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The opposite poles in Berlin

In Berlin, Stephan Liebich and Christine Buchholz are antagonists, he in close cooperation with the Social Democrats in the city council, she grassroots activist who wants to topple the city government.


Stephan Liebich is group leader for PDS in the city council in Berlin and leader of PDS in Berlin. He is young, confident and talks openly about everything I bring up – without outside talk. He was a guest at the SV national meeting in Kristiansand last April and has perceived our situation with astonishing precision. He has a main responsibility for everything that happens in collaboration with the Social Democrats in the city government.

- It is no use telling the population that we have to make decisions that affect you, but without us it would be worse. We must show our victories, not defend the compromises.

- The Social Democrats wanted to increase the payment for children in kindergarten by ten percent. We wanted to increase more for the rich, and lower the rates for the poor. It ended in a compromise, but we were the ones who shut up.

- In Berlin, WASG is a gathering of three groups, of people who have opted out of PDS, of people who are provoked by the policies of the city government and by various left-wing sects, among others. trotskister.

The WASG activists in Berlin are most concerned with criticizing the city government. They stand, collect signatures on protests, organize demonstrations. They do not help us with suggestions that we can get the Social Democrats on.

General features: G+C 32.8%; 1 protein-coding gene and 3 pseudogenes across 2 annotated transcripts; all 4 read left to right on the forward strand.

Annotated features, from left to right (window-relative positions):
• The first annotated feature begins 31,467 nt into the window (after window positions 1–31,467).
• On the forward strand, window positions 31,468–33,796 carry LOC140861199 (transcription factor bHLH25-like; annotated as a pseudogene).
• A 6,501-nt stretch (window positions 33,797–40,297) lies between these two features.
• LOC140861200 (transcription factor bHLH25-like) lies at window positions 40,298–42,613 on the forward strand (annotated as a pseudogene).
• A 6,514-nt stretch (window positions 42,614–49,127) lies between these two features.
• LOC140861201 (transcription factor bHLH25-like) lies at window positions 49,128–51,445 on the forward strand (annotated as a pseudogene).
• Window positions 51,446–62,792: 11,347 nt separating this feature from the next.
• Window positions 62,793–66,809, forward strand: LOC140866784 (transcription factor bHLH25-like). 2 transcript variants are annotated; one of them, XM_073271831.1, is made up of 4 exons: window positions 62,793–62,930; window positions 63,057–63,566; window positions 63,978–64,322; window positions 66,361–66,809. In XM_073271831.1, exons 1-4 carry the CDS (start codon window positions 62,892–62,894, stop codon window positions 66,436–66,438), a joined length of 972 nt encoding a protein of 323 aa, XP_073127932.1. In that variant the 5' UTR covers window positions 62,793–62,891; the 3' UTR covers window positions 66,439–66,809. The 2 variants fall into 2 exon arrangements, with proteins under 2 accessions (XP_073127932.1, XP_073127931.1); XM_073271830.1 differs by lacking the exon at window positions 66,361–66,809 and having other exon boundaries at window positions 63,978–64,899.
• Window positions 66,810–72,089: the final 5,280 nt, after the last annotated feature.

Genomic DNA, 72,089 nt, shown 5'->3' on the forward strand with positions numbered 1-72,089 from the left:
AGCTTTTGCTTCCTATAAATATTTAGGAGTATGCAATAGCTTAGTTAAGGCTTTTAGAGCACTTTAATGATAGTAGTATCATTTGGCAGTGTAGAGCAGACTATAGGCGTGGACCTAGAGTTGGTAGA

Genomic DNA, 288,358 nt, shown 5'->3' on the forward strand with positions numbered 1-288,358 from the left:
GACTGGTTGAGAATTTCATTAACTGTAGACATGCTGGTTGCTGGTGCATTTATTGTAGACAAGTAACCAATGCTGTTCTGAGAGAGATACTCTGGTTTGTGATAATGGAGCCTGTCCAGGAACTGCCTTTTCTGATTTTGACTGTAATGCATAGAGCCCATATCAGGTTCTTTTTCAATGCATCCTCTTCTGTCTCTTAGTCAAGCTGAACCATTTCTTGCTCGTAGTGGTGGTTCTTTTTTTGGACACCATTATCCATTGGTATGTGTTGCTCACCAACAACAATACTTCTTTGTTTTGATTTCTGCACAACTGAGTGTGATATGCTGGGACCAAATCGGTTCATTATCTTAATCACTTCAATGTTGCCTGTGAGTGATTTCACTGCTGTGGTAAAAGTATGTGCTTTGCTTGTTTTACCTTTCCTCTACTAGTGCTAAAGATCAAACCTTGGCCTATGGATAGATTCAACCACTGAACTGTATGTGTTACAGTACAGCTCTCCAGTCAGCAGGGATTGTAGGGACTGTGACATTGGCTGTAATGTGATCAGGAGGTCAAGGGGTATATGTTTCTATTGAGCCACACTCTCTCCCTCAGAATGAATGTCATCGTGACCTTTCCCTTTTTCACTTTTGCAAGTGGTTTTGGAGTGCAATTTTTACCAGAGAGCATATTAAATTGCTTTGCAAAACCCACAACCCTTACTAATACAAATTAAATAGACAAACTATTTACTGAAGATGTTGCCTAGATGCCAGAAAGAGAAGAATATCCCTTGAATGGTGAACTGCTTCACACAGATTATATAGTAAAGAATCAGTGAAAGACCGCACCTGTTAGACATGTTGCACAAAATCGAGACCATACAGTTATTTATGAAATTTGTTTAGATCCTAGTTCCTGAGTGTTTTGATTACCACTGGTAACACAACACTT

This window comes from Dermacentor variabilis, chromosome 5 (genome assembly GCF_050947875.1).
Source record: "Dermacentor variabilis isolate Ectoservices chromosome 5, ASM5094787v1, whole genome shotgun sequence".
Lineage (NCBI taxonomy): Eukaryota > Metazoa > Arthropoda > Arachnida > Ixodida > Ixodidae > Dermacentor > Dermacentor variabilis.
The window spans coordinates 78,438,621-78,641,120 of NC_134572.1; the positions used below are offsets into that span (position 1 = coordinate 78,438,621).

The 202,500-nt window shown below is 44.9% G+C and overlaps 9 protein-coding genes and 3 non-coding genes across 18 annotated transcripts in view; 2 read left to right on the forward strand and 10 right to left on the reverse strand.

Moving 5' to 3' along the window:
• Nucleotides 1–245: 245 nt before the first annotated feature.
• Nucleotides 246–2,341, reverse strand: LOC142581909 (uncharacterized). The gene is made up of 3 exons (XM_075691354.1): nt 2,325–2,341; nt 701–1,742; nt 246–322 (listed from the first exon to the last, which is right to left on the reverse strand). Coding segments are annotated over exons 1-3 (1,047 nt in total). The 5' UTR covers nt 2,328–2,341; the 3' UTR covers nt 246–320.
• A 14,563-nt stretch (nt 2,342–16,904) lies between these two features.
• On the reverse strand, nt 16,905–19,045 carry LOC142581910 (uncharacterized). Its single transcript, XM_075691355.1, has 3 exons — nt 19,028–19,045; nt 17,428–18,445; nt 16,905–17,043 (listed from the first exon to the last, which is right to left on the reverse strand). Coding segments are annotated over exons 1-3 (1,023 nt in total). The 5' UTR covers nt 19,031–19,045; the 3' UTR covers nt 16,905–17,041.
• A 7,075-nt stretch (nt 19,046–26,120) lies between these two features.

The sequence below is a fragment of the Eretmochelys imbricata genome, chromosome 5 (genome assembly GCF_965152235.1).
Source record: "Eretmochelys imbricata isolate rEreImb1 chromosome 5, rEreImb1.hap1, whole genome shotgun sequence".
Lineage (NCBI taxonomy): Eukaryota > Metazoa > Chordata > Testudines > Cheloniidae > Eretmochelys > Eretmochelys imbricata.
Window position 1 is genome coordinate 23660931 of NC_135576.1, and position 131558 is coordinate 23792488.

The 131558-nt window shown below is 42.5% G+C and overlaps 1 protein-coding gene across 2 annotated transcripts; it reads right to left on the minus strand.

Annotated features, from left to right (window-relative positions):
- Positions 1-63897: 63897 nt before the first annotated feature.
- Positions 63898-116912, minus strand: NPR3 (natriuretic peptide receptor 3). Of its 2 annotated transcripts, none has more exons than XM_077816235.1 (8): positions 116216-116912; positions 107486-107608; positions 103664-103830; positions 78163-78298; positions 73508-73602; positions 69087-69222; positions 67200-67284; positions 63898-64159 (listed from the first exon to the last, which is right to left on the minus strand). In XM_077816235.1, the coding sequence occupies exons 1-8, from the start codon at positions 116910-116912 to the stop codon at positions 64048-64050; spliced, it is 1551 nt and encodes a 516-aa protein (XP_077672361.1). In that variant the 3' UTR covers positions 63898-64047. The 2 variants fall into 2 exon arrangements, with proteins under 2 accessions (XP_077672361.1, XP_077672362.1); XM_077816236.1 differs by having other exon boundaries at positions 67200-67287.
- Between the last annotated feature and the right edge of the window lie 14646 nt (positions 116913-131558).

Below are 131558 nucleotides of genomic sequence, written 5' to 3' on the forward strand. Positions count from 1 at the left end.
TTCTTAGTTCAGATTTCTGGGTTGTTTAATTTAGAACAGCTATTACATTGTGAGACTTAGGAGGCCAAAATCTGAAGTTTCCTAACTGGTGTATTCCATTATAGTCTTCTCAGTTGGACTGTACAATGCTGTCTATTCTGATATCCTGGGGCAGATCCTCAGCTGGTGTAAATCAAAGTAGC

- The trade union movement and PDS agree to say no to neoliberalism, deregulation, privatization and the reduction of welfare schemes. But unlike in Norway, we have not managed to make this a challenge the Social Democrats take into account. And in addition, we have the Greens who are investing in privatization as part of an ideological project on privatized "self-responsibility".

Christine Buchholz is from Hamburg, but now lives in Berlin. She works part-time as a nurse and web editor, is active in the Berlin Social Forum and is a member of the WASG national board.

- WASG is strongly linked to the social protest movement against the federal government's policy. In November 2003, trade unions and ATTAC initiated a demonstration in Berlin. We were hoping for 10-20.000. 100.000 came.

It was in the east that the big protest demonstrations started. In many places, Monday demonstrations were held every week for three months.

- PDS is part of the established society here in Berlin. Student fees have been raised, and there have been redundancies in the public sector. Berlin is also the first state where collective pay is no longer paid for municipal employees. The salary has been reduced for those who work on the U-Bahn and in hospitals. At the same time, working hours have increased.

- PDS has an objective problem: They have many employees, but work like a machine. WASG has had only 5 employees in all of Germany – with headquarters in Fürth, Bavaria. Now an office has also been set up in Berlin.

- WASG has 11.000 members. In Berlin there are 800. In the other states in the east there are a total of 5-700 members. PDS has 9.000 members in Berlin. But we may have as many activists as they do.

- We are facing two important tasks: We expect major budget cuts from the new government. A sharp opposition is therefore needed. And we must create a rally that creates a truly new party, a party that can attract those who today are neither members of the PDS nor the WASG.

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